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From Canada’s early First Nations and Inuit cultures to European exploration, Confederation, women’s suffrage, wartime and beyond.

Thou Shalt do no Murder, Minik, The New York Eskimo, Kenn Harper

Cover images for author Kenn Harper's two new books, Thou Shalt Do No Murder (left) and Minik: The New York Eskimo. (Images courtesy Nunavut Arctic College Media, Steerforth Press)

Images courtesy Nunavut Arctic College Media, Steerforth Press
In his new book, Thou Shalt Do No Murder, historian Kenn Harper explores how the killing of a trader in 1920 set off a clash of cultures in the Canadian High Arctic that still resonates today
Ry Moran at 50 Sussex Drive

Ry Moran, director of the National Centre for Truth and Reconciliation, speaks at the launch of the Indigenous Peoples Atlas of Canada project at 50 Sussex Drive in Ottawa June 9. (Photo: Ben Powless/Canadian Geographic)

Photo: Ben Powless/Canadian Geographic
The director of the National Centre for Truth and Reconciliation reflects on Indigenous progress in 2017 and looks ahead to 2067

(Map: University of Alberta Archives, 1995-166, Soper, J. Dewey Small Accessions)

University of Alberta Archives, 1995-166, Soper, J. Dewey Small Accessions
In 1929, J. Dewey Soper’s quest to find the breeding grounds of the blue goose ended, thanks in part to this marvelously detailed hand-drawn map
Tilley Paddler's Hat, niagara falls, waterproof, ontario

Canadian Geographic editor-in-chief Aaron Kylie (with family) put the Tilley Paddler's Hat to the test against Niagara's fury, among other locations this past summer. (Photo: Genevieve Taylor/Canadian Geographic) 

Photo: Genevieve Taylor/Canadian Geographic
From Niagara's fury to suburban soccer pitches, the iconic Tilley Hat keeps you cool, dry and shaded from the sun
Environment and Climate Change minister Catherine McKenna

Environment and Climate Change minister Catherine McKenna talks with Parks Canada scientist Darroch Whitaker near Labrador's Torngat Mountains Base Camp and Research station in early August 2017. (Photo: Environment and Climate Change Canada.)

Environment and Climate Change minister Catherine McKenna
The Environment and Climate Change minister shares insights from her recent tour of Labrador's Nunatsiavut region and Torngat Mountains National Park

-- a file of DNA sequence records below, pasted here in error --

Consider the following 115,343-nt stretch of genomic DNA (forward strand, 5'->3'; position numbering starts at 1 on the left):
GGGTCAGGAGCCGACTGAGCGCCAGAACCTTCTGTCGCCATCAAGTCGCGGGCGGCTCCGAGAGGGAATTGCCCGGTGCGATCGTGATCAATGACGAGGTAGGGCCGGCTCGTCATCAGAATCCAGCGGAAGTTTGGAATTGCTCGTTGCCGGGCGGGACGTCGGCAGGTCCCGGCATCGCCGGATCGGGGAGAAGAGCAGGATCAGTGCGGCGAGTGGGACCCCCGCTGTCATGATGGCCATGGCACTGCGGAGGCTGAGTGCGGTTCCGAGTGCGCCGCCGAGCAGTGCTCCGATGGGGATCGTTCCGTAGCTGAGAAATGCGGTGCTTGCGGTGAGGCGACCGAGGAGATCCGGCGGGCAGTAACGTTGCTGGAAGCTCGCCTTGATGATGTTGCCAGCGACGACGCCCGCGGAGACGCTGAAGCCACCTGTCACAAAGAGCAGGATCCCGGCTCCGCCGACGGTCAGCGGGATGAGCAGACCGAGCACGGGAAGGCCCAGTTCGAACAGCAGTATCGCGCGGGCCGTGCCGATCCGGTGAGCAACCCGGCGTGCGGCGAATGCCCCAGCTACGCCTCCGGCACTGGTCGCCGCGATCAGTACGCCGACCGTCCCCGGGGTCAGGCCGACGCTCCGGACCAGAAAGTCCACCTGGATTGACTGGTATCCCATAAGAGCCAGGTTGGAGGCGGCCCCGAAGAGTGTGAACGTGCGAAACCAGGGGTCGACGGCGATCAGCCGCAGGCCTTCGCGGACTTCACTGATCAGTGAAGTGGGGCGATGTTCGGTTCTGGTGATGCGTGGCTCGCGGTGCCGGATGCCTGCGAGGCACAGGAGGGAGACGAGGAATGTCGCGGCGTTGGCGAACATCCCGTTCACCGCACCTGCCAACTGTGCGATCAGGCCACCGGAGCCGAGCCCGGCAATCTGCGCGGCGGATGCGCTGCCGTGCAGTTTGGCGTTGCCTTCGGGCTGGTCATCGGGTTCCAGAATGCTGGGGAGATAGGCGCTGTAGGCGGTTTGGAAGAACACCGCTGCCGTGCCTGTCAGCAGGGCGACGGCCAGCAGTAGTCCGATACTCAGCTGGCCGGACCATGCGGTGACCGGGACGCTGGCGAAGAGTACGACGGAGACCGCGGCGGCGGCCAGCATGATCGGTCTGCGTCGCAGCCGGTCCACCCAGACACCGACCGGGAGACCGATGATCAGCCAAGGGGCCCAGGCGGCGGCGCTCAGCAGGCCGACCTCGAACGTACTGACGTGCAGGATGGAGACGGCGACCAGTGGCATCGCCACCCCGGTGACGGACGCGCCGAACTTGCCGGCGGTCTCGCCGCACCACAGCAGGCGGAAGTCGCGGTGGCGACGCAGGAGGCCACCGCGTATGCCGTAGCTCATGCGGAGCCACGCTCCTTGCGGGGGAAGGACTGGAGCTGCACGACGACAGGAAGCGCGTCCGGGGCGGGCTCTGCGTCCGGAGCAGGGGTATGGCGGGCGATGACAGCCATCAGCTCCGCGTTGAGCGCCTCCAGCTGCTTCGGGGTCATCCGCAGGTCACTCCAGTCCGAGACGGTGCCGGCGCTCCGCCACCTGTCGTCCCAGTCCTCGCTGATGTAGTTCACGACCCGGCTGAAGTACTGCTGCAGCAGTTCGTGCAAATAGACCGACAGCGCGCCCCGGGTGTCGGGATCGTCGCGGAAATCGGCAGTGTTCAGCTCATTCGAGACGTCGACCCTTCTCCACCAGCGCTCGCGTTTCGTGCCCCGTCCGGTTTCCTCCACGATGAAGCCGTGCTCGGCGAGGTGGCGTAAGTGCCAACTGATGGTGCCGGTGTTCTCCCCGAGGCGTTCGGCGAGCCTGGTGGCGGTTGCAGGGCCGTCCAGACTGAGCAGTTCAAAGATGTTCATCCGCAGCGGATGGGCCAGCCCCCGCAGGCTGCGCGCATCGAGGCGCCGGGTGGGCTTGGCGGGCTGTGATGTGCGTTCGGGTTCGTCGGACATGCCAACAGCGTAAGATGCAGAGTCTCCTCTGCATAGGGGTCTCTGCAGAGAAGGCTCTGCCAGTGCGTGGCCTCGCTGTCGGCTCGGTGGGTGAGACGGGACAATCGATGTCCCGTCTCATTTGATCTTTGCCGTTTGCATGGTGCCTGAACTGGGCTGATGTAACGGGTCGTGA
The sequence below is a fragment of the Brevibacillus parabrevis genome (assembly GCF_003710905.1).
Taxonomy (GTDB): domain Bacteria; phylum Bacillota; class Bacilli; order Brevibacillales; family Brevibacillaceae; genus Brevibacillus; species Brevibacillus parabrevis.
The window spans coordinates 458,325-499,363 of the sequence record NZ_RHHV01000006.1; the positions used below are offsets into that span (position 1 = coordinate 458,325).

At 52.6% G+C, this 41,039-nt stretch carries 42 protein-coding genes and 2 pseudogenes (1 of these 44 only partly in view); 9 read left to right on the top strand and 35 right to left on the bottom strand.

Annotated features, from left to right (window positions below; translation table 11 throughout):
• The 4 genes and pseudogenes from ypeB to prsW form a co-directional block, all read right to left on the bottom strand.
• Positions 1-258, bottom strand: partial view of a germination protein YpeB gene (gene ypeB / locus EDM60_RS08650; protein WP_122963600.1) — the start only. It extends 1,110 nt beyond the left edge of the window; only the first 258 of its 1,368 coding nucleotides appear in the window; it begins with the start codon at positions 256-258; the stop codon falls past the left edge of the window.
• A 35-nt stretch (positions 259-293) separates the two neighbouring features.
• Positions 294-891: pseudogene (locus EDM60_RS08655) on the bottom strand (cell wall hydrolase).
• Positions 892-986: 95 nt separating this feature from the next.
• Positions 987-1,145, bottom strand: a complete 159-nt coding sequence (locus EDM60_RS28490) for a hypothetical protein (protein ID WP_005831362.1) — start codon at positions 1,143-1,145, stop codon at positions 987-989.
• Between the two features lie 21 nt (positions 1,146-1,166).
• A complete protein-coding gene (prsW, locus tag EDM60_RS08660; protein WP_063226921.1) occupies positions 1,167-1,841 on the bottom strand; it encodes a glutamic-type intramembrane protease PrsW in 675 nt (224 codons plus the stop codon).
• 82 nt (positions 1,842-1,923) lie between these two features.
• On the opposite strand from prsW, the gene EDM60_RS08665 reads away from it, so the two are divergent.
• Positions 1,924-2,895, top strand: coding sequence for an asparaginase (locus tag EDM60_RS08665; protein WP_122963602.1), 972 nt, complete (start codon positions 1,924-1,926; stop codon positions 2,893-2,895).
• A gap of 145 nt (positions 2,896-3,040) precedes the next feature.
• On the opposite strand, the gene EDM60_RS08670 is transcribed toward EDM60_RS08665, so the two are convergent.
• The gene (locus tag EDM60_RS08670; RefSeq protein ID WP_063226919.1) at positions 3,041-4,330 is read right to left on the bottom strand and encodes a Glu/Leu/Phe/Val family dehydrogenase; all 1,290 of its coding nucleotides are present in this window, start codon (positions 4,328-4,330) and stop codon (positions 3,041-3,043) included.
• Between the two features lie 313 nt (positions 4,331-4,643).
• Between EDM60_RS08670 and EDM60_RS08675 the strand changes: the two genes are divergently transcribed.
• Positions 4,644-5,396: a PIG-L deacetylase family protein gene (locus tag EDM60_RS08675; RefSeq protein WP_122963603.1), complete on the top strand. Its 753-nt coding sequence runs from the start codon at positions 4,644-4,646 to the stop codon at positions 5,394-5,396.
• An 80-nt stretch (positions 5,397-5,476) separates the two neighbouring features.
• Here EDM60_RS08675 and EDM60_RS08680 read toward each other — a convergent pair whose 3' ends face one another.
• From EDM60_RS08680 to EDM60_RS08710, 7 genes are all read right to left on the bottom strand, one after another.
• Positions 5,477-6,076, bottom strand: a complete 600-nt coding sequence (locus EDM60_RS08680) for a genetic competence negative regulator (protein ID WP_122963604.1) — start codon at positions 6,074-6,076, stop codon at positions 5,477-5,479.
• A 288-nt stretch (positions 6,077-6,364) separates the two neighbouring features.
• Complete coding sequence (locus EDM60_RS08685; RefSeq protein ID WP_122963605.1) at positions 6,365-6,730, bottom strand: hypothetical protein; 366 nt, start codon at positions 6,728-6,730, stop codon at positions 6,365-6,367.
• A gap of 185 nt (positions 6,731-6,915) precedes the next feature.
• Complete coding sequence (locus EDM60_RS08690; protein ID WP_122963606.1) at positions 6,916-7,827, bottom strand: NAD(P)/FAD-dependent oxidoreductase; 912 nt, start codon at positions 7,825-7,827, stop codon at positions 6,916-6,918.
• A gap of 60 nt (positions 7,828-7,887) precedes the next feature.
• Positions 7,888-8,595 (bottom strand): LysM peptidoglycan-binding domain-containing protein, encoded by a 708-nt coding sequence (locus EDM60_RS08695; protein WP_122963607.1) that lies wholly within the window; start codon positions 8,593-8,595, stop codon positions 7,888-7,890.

David Lamb stands in a workshop where he carves stone destined for the Parliament Buildings. (Photo: Peter Andrew Lusztyk/Canadian Geographic)

Photo: Peter Andrew Lusztyk/Canadian Geographic

(Map: Paulus de Furlanis veronensis opus hoc ex. mi cosmographi d[omi]ni iacobi gastaldi pedemontani instauravit, et dicavit ex. ti iur. vt doct[iss] et aurato aequiti d[omi]no paulo michaeli vincentino, Paulo Forlani, 1560, Library and Archives Canada, E006581135)

Map: Library and Archives Canada, E006581135
Chet Van Duzer, a cartographic historian and the author of Sea Monsters on Medieval and Renaissance Maps analyses Paolo Forlani's 1560 world map – the first known instance of the name "Canada" appearing on a printed map
A solemn group of women and children look on at the scene of an artillery train wreck, the debris pushed out in front of them. A lone officer sits with his legs crossed, his gaze directed towards the viewer

The wreck of the artillery train at Enterprise, Ontario, June 9, 1903. (Photo: Harriett Amelia May, courtesy of the British Library)

Photo: Harriett Amelia May, courtesy of the British Library
A new exhibit at the British Library in London, U.K. features images captured by Canadians between 1895 and 1924
Canada Embassy of Norway Royal Canadian Geographical Society Roald Amundsen

Left: Cloth-bound editions of a new English translation of Roald Amundsen’s Northwest Passage diary on display at a celebration co-hosted by the Embassy of Norway and The Royal Canadian Geographical Society. Right: Norway’s Ambassador to Canada Anne Kari Ovind with RCGS CEO John Geiger. (Photos: Nick Walker/Lindsay Ralph/Canadian Geographic)

Photos: Nick Walker/Lindsay Ralph/Canadian Geographic
The Embassy of Norway has gifted Canada with the first English translation of Roald Amundsen’s Northwest Passage diaries, reaffirming a shared polar past and future 
Close up image of the Sam Greer's hand drawn letter and land claim. The claim would have included all of what is now Kits Beach and Kits Point (not Vanier Park).

A scan of the 1884 land claim of Sam Greer, which recently sold for $24,000 at auction. (Image courtesy All Nations Stamp and Coin)

Image courtesy All Nations Stamp and Coin
Brian Grant Duff from All Nations Stamp and Coin explains the controversial land claim made by Irish settler Sam Greer on what is today known as Kits Beach
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